WILKERSON: I think it happened now based on the work we’ve done. We turned most of the effort–.

JAY: Who’s “we”?

WILKERSON: We was a group that got together in São Paulo, Brazil, hosted by President Lula, in Mexico City, in Canada, and in Havana, and worked with the Cubans. And it was U.S. interlocutors, Cuban interlocutors working on how we could make better relations between the two countries.

JAY: And does this represent both people interested in policy, but also some economic interests?

WILKERSON: Oh, it’s everything. Its environment, it’s business, it’s trade, it’s–you name it; if it has a function that’s important to a society, then we had–religion, we had it all in there. And we made recommendations on that. I’m not saying that the government followed our recommendations to the letter, but we like to think we had some input.

JAY: And what are some of the other factors for why now?

WILKERSON: I think you’ve got a number of things that probably brought it to a head right now. One, as the president made quite clear, it makes eminent sense. It’s a failed policy. It hasn’t worked in 50 years. Why the heck does anybody think it’ll work in the next 50?

Another reason is that the money that was being appropriated from the taxpayers of the United States was being spent on Cuban-Americans in the United States. It wasn’t being spent on regime change in Cuba. Some $20 million was appropriated, and over $19 million of it went to pay off job programs for these Cuban Americans, these hardline Cuban Americans in the United States. So there was a waste of money.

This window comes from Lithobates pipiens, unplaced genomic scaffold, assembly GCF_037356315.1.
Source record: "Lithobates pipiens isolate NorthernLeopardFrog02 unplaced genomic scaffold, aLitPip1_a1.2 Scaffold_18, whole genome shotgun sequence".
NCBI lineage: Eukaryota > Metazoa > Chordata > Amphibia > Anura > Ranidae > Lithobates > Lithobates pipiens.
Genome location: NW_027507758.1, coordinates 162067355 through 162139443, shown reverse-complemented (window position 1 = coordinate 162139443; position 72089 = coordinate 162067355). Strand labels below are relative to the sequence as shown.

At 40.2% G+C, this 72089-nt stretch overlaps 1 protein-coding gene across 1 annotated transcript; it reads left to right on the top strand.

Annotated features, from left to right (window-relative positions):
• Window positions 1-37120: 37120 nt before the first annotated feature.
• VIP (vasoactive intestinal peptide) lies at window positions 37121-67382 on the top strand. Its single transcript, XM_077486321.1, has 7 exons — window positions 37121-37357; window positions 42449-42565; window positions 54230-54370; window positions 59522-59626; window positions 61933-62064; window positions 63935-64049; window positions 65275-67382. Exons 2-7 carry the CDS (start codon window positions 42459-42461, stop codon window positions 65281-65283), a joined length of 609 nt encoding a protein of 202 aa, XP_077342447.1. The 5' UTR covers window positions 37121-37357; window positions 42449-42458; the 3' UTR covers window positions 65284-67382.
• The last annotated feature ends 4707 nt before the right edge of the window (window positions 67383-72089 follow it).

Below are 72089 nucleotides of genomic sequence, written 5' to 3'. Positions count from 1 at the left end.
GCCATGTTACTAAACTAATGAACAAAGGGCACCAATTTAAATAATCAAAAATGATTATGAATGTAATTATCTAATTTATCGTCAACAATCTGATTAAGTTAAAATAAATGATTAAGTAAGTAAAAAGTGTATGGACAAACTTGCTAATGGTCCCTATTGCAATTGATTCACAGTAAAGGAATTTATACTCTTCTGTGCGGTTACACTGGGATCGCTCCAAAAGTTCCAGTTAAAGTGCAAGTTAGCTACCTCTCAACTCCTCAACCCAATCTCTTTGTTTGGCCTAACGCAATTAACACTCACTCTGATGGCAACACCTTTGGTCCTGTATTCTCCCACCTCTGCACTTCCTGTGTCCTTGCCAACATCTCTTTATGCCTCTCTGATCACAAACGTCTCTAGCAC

There’s the security dimension. The best cooperation we get in the Caribbean on drugs and people traffic and so forth is from the Cubans, and we needed to get more solid in that cooperation. You also had the security dimension of China and Russia making approaches to Cuba. We’ve seen what the Soviet Union’s approach to Cuba did. We don’t need massive influx into Cuba of Chinese dollars, workers, and so forth, or Russian dollars.

JAY: What are the Chinese planning in Cuba?

WILKERSON: A couple of the things that they were planning was massive help, to the tune of billions of dollars of help, in developing the port of Mariel into an entrepot, in which they could feed, as they do into Hong Kong, their produce to be sold into the United States and elsewhere in the Western Hemisphere. That’s not a bad thing necessarily, but it needs to be balanced. It needs Canadians and Germans and French and so forth and their doing this too.